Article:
A very important component that job seekers often overlook is gathering more than the most basic information about their future employers. Of course everyone considers salary, benefits and vacation time, but taking a closer look at potential employers could pay off big in the long term.
A major aspect to consider is the working environment. You will be spending a lot of time at this place each week. If you’re miserable there, the days are likely to seem excruciatingly long and this could cause you a lot of stress. You may do well in a more structured environment where everyone’s responsibilities are clearly defined. Or you might prefer a looser, more relaxed and open environment. As you’re walked through the office or given a tour, take note of the atmosphere of the place. Ask them to show you where your desk or workstation will be. If you are claustrophobic and they plan to put you in a dark, tiny cubicle with no natural light in sight, you may want to think twice about accepting an offer. If it doesn’t “feel” like a good fit for you, then it probably isn’t.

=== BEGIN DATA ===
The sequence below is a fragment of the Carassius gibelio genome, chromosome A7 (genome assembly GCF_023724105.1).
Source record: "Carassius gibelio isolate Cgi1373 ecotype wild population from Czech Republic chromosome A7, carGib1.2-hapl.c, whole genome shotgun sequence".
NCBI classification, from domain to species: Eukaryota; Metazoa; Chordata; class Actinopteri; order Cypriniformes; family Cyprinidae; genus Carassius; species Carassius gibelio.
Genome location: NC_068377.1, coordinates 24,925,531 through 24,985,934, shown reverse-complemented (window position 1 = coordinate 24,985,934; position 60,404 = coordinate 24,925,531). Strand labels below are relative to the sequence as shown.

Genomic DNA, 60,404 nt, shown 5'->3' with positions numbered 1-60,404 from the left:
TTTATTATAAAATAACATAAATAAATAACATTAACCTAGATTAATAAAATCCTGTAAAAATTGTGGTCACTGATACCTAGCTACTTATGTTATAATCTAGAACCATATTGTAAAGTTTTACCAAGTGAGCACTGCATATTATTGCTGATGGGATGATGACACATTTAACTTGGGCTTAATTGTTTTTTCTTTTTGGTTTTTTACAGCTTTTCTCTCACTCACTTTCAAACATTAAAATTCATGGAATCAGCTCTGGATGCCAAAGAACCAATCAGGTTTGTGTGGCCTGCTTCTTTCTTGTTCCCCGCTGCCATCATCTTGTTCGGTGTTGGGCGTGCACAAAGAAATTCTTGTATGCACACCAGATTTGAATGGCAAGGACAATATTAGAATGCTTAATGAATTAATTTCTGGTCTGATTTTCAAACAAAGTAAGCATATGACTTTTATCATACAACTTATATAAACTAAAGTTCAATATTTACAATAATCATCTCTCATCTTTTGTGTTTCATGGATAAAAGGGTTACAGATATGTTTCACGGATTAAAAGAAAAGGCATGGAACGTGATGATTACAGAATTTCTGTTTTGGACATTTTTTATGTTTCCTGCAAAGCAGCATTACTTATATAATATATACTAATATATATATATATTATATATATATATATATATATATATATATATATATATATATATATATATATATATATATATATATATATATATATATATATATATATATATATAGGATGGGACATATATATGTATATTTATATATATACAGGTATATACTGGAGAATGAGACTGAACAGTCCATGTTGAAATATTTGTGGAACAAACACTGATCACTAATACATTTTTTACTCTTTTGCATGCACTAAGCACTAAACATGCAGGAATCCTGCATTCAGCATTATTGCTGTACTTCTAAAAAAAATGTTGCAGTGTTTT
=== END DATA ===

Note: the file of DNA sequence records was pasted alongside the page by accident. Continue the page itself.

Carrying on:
Another thing to consider is the schedule. If everyone starts at 6 a.m. and you’re not a morning person, then this position may not be right for you. You should also ask how many hours the position requires. A salaried position where employers continually keep you for long hours will quickly make you wish you had negotiated a higher salary.
These days it is common for employees to jump from one job to the next as they work their way to bigger and better positions. Some people want the stability of a long-term commitment though. Ask about the average length of time that employees stay at the company. Try to get a sense of what employee turn over is like.
One of the best ways to find out about a company is to ask around. Find people familiar with the employer and ask about their reputation.
If the employer offers additional insurance, like life and disability insurance, this is an added perk that will save you from having to buy your own. Additionally, some professions require that you take continuing education courses to stay current in your field. If this is the case be sure to ask if the employer covers these costs.
Often during the hiring process the employer doesn’t mention some of the perks that come with a job. This could include free or discounted products, travel or extra time off. Although the employer might not be able to guarantee these perks, they are good to know when making your decision.
So while salary, benefits and vacation time are key factors in your job search, it is well worth it to take a closer look at your potential employers. The next employment agreement you make could be a perfect fit for you all around, and not just for the next paycheck.